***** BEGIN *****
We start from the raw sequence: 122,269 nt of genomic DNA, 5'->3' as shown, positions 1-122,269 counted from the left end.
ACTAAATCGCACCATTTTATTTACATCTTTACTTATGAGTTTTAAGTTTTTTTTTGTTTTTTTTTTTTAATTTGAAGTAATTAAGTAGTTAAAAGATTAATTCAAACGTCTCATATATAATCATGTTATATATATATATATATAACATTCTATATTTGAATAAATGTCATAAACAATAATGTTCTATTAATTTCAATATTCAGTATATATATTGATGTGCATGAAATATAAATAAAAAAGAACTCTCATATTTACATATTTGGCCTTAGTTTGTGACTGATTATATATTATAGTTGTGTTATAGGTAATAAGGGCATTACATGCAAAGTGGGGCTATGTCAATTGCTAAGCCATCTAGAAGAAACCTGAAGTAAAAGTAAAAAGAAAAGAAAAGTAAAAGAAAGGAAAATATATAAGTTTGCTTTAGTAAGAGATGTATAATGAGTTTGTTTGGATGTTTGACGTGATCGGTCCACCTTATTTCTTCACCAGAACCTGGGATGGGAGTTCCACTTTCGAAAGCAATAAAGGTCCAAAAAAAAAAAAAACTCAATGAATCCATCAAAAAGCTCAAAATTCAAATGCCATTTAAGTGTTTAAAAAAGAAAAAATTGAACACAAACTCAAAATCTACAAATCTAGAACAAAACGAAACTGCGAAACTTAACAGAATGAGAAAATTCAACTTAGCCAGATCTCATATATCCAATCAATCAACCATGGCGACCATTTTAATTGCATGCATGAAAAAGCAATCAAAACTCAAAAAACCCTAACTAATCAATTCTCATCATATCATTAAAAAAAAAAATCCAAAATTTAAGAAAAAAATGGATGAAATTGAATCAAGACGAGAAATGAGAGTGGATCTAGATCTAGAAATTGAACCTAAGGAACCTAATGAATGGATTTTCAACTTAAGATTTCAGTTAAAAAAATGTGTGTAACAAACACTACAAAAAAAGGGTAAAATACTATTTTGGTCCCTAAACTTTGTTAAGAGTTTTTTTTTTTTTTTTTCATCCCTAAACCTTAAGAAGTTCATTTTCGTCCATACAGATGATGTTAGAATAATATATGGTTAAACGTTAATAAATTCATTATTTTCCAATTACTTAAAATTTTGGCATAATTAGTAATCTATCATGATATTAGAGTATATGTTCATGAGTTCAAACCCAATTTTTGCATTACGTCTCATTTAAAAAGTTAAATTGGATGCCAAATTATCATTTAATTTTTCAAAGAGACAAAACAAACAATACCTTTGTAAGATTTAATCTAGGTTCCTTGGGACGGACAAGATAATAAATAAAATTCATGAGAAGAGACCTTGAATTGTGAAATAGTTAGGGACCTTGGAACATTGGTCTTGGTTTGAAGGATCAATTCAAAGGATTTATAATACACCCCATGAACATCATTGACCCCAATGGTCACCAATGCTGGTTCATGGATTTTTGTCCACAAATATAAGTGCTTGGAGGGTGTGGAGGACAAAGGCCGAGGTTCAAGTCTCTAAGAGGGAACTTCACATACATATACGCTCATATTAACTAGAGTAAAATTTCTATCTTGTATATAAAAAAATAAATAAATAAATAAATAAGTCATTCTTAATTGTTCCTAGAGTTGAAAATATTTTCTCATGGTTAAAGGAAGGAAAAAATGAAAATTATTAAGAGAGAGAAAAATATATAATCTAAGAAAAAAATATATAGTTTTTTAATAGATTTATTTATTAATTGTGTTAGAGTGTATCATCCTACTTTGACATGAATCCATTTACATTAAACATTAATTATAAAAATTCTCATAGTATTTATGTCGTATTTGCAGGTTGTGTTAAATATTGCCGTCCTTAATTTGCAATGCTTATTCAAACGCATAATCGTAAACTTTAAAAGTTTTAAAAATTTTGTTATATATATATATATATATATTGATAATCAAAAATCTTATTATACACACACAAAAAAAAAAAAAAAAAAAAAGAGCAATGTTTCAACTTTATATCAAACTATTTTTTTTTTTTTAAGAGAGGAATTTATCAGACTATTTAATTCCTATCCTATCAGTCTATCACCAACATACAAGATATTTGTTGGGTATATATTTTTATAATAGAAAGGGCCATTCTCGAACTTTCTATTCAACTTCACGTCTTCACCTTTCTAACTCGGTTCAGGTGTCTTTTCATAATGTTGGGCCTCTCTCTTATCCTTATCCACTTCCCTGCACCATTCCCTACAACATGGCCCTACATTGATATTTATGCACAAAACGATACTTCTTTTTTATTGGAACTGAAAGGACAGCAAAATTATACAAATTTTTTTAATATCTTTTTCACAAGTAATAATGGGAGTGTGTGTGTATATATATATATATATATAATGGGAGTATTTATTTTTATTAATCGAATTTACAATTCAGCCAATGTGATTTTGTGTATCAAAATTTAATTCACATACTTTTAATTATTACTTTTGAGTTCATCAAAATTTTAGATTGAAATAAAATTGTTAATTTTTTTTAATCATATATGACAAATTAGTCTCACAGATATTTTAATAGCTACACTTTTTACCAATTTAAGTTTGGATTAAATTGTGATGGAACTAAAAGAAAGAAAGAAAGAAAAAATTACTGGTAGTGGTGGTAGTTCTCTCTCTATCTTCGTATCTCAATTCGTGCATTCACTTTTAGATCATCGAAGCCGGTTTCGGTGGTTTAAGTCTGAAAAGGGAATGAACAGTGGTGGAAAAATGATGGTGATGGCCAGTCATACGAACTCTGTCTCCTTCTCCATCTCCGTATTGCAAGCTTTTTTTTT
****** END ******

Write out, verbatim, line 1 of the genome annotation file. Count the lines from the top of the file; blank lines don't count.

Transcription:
We start from the raw sequence: 122,269 nt of genomic DNA, 5'->3' as shown, positions 1-122,269 counted from the left end.